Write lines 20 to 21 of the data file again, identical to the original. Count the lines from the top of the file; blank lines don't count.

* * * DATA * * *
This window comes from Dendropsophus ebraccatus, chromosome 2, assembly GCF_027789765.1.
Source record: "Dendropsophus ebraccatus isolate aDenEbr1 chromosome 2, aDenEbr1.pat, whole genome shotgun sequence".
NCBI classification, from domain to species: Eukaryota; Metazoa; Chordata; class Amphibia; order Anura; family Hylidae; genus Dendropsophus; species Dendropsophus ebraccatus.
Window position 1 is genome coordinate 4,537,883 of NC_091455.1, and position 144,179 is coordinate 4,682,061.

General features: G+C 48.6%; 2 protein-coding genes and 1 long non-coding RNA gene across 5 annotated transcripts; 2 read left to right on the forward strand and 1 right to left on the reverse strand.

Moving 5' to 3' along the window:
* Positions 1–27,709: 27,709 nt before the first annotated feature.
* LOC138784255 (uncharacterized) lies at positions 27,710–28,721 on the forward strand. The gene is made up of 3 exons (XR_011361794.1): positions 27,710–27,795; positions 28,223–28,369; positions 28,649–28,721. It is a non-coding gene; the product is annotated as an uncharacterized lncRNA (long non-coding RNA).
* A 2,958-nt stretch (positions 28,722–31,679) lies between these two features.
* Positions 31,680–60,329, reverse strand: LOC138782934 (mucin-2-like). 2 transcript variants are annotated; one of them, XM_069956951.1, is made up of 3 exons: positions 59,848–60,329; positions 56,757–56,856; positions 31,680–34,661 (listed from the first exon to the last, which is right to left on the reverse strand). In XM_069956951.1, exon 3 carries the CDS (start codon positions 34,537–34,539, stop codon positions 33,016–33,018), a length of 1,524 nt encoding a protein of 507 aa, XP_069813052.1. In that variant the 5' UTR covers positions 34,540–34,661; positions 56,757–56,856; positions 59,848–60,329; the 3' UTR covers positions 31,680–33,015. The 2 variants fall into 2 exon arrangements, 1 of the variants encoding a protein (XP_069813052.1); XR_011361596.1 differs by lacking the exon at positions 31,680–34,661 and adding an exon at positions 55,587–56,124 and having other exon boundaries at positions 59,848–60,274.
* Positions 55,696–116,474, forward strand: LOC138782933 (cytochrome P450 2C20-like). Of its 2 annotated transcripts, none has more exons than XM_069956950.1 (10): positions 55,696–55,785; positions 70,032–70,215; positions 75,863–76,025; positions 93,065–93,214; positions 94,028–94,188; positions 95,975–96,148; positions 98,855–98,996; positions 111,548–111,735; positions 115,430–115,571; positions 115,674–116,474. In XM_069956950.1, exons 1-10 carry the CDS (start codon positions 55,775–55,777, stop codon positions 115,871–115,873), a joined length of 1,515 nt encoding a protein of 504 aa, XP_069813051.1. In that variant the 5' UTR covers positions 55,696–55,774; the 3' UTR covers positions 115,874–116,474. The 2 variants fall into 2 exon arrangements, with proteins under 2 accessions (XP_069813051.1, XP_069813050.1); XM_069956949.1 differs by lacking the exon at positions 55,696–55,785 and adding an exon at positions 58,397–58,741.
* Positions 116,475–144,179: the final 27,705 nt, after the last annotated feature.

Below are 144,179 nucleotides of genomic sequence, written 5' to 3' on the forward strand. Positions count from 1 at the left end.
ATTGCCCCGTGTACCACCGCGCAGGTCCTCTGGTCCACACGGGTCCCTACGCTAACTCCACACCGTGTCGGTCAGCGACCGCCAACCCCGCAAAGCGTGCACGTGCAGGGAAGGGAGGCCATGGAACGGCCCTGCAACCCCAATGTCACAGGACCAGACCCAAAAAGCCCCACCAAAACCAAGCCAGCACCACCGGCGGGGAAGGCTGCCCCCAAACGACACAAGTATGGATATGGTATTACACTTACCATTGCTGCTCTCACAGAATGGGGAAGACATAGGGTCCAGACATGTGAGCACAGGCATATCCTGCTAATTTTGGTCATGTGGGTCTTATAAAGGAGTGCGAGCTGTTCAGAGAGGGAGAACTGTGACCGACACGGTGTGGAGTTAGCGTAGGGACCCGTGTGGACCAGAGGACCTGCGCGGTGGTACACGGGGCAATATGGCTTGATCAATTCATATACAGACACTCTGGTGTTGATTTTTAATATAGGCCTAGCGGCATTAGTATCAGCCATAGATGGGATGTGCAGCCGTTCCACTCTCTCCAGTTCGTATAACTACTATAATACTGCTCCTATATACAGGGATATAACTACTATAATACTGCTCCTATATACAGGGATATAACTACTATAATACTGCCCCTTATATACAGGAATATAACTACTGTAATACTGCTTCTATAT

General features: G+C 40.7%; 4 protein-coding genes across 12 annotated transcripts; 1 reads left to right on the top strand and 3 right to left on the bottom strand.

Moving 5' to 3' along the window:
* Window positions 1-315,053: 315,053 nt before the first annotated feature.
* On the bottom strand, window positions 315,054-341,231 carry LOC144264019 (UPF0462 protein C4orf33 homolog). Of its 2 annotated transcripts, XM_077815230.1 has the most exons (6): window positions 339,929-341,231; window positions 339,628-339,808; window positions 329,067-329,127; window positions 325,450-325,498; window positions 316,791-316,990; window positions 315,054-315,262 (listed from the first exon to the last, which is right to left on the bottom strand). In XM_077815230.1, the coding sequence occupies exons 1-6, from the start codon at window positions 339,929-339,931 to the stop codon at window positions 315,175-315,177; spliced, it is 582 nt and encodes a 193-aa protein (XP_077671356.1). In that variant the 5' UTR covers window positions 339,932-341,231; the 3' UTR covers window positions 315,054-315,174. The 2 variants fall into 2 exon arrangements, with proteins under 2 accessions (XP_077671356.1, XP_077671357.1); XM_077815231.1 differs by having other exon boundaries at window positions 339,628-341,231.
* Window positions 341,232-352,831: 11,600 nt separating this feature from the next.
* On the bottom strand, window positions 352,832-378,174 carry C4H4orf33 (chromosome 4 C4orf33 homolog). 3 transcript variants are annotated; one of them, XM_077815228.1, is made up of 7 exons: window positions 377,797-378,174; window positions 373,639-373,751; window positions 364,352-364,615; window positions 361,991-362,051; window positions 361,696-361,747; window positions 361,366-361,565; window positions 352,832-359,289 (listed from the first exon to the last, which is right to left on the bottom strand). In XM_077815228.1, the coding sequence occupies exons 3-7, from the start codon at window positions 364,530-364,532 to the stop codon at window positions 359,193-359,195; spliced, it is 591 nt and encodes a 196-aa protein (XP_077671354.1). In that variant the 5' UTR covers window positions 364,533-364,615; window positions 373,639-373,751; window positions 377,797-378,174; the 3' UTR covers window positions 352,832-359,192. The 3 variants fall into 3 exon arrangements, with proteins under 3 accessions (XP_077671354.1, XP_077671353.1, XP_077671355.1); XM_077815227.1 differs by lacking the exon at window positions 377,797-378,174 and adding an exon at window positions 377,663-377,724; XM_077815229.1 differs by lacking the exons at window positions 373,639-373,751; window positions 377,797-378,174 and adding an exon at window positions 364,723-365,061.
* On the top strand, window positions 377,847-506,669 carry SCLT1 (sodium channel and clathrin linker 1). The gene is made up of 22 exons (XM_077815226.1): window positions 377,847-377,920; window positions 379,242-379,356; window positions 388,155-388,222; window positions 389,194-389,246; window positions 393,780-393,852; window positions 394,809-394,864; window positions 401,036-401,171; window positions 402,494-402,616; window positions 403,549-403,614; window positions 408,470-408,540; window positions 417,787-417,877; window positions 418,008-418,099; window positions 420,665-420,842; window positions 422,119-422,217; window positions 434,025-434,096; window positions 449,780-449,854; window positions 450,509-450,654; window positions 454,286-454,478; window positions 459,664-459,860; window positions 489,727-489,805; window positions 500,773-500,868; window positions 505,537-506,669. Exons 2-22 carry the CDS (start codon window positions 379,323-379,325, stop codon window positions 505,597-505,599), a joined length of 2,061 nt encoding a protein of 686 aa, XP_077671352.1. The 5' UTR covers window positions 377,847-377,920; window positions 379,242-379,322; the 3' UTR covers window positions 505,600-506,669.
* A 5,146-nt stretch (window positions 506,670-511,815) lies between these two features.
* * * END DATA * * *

* On the bottom strand, window positions 352,832-378,174 carry C4H4orf33 (chromosome 4 C4orf33 homolog). 3 transcript variants are annotated; one of them, XM_077815228.1, is made up of 7 exons: window positions 377,797-378,174; window positions 373,639-373,751; window positions 364,352-364,615; window positions 361,991-362,051; window positions 361,696-361,747; window positions 361,366-361,565; window positions 352,832-359,289 (listed from the first exon to the last, which is right to left on the bottom strand). In XM_077815228.1, the coding sequence occupies exons 3-7, from the start codon at window positions 364,530-364,532 to the stop codon at window positions 359,193-359,195; spliced, it is 591 nt and encodes a 196-aa protein (XP_077671354.1). In that variant the 5' UTR covers window positions 364,533-364,615; window positions 373,639-373,751; window positions 377,797-378,174; the 3' UTR covers window positions 352,832-359,192. The 3 variants fall into 3 exon arrangements, with proteins under 3 accessions (XP_077671354.1, XP_077671353.1, XP_077671355.1); XM_077815227.1 differs by lacking the exon at window positions 377,797-378,174 and adding an exon at window positions 377,663-377,724; XM_077815229.1 differs by lacking the exons at window positions 373,639-373,751; window positions 377,797-378,174 and adding an exon at window positions 364,723-365,061.
* On the top strand, window positions 377,847-506,669 carry SCLT1 (sodium channel and clathrin linker 1). The gene is made up of 22 exons (XM_077815226.1): window positions 377,847-377,920; window positions 379,242-379,356; window positions 388,155-388,222; window positions 389,194-389,246; window positions 393,780-393,852; window positions 394,809-394,864; window positions 401,036-401,171; window positions 402,494-402,616; window positions 403,549-403,614; window positions 408,470-408,540; window positions 417,787-417,877; window positions 418,008-418,099; window positions 420,665-420,842; window positions 422,119-422,217; window positions 434,025-434,096; window positions 449,780-449,854; window positions 450,509-450,654; window positions 454,286-454,478; window positions 459,664-459,860; window positions 489,727-489,805; window positions 500,773-500,868; window positions 505,537-506,669. Exons 2-22 carry the CDS (start codon window positions 379,323-379,325, stop codon window positions 505,597-505,599), a joined length of 2,061 nt encoding a protein of 686 aa, XP_077671352.1. The 5' UTR covers window positions 377,847-377,920; window positions 379,242-379,322; the 3' UTR covers window positions 505,600-506,669.